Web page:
Teaching Students to Avoid Legal Research Clickbait

No Legal Research Clickbait

In legal research, we’ve all gone down rabbit holes: we start researching contracts and end up in wills; we start in landlord/tenant issues and end up in torts. It happens to the best of us, even those of us trained to be efficient. Lately, I’ve been thinking more and more about how I can teach my students efficiency; to avoid the temptation of clicking on one case, and then another, and another, all leading them away from where they started, whether it’s in a helpful secondary source or the Notes of Decision. How can I get them to stay with the source they landed on in the first place? I want them to read through that resource, to comprehend that source first before they get tempted by the legal research clickbait.

One strategy is to go back to the basics: print the page. I know it’s not the most environmentally sound advice but taking away the ability to click on hyperlinks while the student is reading is profound! If the student takes the ten or fifteen minutes to read the secondary source and highlight the primary sources they want to consult next, they have overall saved themselves hours of time because they stayed with the secondary source, they’ve given themself the gift of background information, and they’ve been pointed to the best primary sources. And best of all, they stopped themselves from the rabbit hole and temptation of *click* *click* *click* without the understanding of what they’re clicking or reading and why.

The same is true for statutory research and the Notes of Decision. Some students are tempted by the first case – here it is! A case on point! I’ll click it! But a better strategy is for the student to print the page, highlight the case citations that seem most on point for their research, cross out the cases that they don’t need to read, and then individually enter the case citations in the legal research database when they are ready to read the cases. If the temptation to *click* *click* *click* is too strong, the student should print the cases to read, too.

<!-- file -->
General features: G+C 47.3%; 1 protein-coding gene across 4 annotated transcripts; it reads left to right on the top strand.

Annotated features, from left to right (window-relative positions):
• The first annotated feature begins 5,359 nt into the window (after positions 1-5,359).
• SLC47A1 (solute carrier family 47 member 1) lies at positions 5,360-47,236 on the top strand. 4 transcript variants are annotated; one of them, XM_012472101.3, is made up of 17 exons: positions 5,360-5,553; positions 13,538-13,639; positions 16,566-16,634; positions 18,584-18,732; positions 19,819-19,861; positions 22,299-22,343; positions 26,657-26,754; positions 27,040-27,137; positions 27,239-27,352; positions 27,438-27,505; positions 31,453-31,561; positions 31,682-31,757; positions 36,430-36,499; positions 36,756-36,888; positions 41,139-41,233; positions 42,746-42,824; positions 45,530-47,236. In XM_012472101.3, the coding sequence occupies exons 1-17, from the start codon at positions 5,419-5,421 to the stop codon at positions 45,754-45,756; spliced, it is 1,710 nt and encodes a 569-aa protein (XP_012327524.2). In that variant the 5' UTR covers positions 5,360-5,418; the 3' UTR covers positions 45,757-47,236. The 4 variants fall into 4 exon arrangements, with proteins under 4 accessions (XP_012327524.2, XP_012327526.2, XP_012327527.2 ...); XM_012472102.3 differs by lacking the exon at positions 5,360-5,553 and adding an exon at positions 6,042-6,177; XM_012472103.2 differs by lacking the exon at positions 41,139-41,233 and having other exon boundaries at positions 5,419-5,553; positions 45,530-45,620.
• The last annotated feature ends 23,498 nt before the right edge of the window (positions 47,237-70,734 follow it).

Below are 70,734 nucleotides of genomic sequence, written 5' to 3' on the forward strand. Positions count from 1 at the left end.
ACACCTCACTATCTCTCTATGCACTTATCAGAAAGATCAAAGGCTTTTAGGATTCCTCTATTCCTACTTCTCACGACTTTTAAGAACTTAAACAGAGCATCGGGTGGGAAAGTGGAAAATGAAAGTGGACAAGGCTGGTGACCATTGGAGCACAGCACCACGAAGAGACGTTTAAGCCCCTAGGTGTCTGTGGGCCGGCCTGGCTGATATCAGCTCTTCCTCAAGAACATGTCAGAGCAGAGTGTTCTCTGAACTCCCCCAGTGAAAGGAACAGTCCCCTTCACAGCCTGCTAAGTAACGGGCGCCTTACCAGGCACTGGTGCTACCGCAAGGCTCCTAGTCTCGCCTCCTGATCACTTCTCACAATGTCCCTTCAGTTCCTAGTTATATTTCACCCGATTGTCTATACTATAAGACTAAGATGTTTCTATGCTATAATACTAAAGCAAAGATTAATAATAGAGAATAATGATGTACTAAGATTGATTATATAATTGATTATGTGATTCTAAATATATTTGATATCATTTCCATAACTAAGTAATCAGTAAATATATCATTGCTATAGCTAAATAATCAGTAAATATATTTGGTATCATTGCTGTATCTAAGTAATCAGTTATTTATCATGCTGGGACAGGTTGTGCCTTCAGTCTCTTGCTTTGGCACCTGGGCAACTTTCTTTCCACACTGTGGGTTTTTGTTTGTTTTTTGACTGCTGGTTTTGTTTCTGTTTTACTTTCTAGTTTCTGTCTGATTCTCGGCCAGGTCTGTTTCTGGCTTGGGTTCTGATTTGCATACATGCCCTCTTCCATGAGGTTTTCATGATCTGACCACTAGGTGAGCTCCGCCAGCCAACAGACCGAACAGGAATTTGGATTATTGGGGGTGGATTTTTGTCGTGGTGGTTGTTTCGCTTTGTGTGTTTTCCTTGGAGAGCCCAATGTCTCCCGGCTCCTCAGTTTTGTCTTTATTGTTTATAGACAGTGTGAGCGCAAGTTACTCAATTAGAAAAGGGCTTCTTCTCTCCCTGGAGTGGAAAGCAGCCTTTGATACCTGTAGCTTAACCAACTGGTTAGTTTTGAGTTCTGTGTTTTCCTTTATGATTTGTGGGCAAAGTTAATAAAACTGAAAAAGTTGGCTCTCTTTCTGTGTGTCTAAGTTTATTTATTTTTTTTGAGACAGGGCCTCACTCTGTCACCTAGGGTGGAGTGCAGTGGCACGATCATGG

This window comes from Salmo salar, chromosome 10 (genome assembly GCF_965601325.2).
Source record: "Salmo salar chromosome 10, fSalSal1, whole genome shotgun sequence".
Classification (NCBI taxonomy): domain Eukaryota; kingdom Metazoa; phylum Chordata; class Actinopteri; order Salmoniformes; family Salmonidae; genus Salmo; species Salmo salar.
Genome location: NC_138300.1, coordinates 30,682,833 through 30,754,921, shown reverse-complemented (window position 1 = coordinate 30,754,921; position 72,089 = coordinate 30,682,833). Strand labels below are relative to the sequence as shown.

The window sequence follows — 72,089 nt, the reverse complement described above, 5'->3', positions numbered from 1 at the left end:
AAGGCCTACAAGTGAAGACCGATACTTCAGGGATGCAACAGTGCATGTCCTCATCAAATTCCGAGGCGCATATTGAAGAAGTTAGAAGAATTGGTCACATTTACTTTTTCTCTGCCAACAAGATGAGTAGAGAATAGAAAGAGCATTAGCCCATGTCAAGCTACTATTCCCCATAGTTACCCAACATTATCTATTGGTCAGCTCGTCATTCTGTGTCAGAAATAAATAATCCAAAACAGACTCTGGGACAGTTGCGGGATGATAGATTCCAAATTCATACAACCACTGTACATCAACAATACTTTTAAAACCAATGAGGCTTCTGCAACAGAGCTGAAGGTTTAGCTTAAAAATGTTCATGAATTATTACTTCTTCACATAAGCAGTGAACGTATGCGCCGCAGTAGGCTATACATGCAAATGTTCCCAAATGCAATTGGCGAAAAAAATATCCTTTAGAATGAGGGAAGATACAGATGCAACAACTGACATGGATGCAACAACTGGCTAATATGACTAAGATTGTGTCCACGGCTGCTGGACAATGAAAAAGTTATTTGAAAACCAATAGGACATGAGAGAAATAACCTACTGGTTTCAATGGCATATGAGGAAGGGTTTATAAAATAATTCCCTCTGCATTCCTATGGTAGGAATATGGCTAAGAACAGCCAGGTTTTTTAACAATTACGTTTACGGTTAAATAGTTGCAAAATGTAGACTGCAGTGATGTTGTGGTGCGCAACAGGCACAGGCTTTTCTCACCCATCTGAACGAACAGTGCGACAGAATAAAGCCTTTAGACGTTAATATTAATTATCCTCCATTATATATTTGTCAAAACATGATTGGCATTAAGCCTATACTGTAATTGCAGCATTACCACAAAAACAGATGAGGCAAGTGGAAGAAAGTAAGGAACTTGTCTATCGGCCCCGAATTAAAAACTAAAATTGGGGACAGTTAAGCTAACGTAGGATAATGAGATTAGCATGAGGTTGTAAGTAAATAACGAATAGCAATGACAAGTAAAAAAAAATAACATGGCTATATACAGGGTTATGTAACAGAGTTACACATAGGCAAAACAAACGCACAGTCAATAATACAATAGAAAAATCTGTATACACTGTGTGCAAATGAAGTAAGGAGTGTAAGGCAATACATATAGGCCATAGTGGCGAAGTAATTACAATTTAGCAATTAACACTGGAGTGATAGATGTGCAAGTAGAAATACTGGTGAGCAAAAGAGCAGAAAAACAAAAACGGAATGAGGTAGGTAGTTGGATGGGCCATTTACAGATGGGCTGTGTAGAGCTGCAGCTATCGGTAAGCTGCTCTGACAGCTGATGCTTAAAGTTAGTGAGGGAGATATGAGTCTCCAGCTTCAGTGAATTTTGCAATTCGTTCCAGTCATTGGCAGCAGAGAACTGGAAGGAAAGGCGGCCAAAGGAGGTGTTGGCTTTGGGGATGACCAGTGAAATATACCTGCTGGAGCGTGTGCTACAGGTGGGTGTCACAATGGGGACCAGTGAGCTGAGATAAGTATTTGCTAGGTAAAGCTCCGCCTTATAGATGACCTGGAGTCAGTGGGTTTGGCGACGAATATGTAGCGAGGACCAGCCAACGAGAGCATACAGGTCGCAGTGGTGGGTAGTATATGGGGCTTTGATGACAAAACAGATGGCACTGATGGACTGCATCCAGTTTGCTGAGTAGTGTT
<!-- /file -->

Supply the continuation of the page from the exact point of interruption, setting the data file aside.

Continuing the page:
Another strategy students could employ is to copy and paste the secondary source, Notes of Decision, or opinion into a word processor without the hyperlinks and read the documents there instead of online. Eliminating the hyperlinks takes away the clickbait temptation and gives the student to chance to focus on the text of what they’re reading. It allows the student to completely read the secondary source and make notes of the primary sources they should read later.

Legal research clickbait reduces the student’s comprehension of the subject. The temptation is so strong that the student clicks too many times and forgets where they started – was I reading the statute? Did I start with a secondary source? Yes, our legal research databases have a history feature that allows the researcher to circle back to the original source, but as legal research professors, our job is to teach efficiency. Legal research clickbait and deep rabbit holes are not efficient. If students need to go back to the basics of reading a source in print, so be it, since I doubt we’d be able to convince our legal research database vendors to enable a toggle on/off hyperlinks within sources feature. Or could we?

Assistant Director, Research and Instruction, at Boley Law Library, Lewis and Clark Law School, in Portland, Oregon.